It's a done dealThe previously announced ethane cracker plant that is slated to be built near Parkersburg, WV is coming along very nicely, according to Odebrecht spokesman David Peebles. A talk at the West Virginia Chamber of Commerce’s Annual Meeting and Business Summit at The Greenbrier last week, along with conversations with the Parkersburg News and Sentinel, provided some key details about just where the project sits. Once again MDN notices how quickly (and convincingly) the Odebrecht cracker project is progressing after being announced just last fall, as opposed to the ponderous path being taken by Shell with their planned cracker plant, announced 2 1/2 years ago. Neither plant is a done deal, yet. But in light of Odebrecht’s full-speed-ahead attitude and news from last week, it sure seems like the WV cracker is a lot closer to being a done deal than the Shell cracker…
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Antero Waits for NE Cracker Plants, Pipeline to Sell Ethane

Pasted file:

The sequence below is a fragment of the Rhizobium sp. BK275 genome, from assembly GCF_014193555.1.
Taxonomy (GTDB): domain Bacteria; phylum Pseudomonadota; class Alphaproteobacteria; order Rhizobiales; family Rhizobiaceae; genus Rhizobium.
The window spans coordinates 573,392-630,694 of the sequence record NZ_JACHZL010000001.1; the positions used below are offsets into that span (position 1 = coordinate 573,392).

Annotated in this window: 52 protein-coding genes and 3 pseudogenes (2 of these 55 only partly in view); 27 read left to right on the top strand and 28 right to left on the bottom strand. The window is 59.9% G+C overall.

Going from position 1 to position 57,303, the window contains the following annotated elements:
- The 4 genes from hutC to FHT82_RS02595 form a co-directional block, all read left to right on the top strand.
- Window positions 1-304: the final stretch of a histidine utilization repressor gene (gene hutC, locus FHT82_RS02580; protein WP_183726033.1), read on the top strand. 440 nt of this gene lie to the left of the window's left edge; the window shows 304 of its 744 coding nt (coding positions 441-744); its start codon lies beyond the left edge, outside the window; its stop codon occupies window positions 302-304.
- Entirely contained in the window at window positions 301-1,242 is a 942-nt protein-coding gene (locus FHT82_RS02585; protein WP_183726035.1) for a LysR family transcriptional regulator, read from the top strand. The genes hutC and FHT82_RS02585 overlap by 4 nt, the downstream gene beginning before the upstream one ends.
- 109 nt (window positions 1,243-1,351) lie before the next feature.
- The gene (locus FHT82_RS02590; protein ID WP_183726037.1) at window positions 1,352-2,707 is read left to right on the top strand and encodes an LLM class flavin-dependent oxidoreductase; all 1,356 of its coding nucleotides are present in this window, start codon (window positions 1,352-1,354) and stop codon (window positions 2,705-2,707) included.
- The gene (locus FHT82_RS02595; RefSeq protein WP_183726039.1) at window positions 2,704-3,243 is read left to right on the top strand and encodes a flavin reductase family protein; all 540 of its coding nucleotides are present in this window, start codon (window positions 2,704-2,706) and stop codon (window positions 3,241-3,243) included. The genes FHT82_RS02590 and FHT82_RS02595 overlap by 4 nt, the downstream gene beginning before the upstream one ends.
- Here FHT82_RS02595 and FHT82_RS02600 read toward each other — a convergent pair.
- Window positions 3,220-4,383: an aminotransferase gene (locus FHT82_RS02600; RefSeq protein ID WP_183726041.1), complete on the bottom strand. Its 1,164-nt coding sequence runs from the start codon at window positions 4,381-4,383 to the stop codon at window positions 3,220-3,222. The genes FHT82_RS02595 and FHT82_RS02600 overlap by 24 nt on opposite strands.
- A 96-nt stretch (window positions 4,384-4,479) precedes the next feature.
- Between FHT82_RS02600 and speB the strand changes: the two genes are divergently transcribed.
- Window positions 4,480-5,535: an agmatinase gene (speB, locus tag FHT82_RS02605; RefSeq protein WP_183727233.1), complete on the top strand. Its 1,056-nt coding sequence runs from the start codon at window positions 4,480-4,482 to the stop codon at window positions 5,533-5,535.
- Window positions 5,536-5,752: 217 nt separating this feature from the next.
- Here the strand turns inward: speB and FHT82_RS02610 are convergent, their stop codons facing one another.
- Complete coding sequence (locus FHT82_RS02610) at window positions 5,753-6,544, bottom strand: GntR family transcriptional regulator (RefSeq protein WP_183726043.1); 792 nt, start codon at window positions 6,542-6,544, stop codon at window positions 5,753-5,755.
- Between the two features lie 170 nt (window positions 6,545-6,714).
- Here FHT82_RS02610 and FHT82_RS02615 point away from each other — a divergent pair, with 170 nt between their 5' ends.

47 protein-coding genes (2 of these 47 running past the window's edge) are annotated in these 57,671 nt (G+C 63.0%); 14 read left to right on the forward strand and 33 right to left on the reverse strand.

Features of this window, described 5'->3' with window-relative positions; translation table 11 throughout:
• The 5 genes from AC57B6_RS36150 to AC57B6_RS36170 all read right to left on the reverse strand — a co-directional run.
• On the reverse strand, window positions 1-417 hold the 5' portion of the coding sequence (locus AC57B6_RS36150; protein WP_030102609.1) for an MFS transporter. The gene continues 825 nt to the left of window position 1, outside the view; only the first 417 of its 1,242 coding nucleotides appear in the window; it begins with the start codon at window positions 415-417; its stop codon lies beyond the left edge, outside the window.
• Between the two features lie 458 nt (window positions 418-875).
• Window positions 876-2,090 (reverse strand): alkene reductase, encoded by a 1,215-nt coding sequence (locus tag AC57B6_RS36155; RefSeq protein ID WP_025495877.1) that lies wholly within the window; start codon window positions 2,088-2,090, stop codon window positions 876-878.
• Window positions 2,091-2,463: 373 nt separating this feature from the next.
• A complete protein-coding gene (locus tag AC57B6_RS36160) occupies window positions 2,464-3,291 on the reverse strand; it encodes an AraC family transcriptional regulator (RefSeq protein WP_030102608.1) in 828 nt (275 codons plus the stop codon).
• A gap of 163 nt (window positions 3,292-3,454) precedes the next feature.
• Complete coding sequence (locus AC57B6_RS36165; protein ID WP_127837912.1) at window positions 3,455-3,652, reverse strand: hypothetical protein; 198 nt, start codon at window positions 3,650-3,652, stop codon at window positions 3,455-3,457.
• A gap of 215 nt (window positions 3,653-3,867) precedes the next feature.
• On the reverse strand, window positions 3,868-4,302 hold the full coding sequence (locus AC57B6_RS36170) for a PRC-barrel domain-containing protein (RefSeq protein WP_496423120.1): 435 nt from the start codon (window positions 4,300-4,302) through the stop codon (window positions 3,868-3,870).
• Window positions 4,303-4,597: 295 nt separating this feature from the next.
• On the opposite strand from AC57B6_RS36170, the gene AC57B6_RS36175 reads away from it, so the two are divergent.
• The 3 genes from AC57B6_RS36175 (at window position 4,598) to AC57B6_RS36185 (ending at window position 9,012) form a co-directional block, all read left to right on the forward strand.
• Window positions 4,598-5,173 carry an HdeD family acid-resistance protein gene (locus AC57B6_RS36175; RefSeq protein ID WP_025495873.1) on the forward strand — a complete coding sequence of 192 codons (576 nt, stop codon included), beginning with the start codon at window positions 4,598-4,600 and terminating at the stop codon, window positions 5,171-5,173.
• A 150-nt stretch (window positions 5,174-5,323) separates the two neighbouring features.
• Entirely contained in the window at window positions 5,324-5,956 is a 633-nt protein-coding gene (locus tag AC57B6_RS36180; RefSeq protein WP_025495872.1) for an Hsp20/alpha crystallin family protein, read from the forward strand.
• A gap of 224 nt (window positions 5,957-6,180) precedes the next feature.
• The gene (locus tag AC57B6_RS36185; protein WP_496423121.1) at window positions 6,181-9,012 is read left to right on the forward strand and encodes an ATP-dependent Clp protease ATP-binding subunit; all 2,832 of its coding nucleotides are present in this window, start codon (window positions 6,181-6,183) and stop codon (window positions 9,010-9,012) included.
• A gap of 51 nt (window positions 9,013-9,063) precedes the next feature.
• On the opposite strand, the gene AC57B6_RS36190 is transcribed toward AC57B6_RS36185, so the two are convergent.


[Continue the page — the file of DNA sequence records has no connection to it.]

Antero Resources is a big and getting bigger driller focused on the Marcellus and Utica Shale region. The company now has 493,000 acres leased and projects they could potentially drill wells on up to 5,000 locations across that acreage (see Antero Boasts 5K Potential Drilling Locations in Marcellus/Utica). From the wells already drilled, Antero is now pumping (or close to pumping) 1 billion cubic feet of natural gas per day (see MDN Welcomes Antero Resources to the 1 Bcf/d Club). Since a lot of Antero’s operations are in the “wet gas” area, they also produce a lot of ethane. Right now that ethane is largely considered a “waste product” because they can’t readily sell it. However, that change. The question is, when?…